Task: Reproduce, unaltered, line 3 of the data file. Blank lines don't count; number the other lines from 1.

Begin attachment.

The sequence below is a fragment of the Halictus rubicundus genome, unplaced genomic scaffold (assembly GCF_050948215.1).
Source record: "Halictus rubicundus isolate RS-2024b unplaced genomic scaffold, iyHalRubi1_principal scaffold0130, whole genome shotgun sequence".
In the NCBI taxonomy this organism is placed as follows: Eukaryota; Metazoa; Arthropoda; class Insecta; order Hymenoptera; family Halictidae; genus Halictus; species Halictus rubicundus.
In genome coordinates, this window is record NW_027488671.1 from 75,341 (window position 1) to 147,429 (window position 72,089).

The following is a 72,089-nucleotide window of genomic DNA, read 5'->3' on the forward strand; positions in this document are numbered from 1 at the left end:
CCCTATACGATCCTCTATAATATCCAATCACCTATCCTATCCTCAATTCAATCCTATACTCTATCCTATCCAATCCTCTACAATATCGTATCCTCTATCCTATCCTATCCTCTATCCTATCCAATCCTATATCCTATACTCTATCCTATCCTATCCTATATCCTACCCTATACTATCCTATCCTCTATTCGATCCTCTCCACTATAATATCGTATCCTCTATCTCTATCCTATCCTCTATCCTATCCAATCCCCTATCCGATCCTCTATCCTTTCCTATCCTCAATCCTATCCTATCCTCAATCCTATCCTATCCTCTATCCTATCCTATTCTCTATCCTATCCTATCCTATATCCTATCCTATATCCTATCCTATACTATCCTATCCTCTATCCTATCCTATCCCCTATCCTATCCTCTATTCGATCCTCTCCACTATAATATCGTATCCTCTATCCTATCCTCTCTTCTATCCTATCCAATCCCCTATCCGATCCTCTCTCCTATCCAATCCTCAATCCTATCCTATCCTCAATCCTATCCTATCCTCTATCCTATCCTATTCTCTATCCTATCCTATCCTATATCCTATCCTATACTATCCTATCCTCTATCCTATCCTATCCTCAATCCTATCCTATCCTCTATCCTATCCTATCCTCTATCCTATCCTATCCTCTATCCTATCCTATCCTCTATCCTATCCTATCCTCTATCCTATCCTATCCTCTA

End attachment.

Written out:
In the NCBI taxonomy this organism is placed as follows: Eukaryota; Metazoa; Arthropoda; class Insecta; order Hymenoptera; family Halictidae; genus Halictus; species Halictus rubicundus.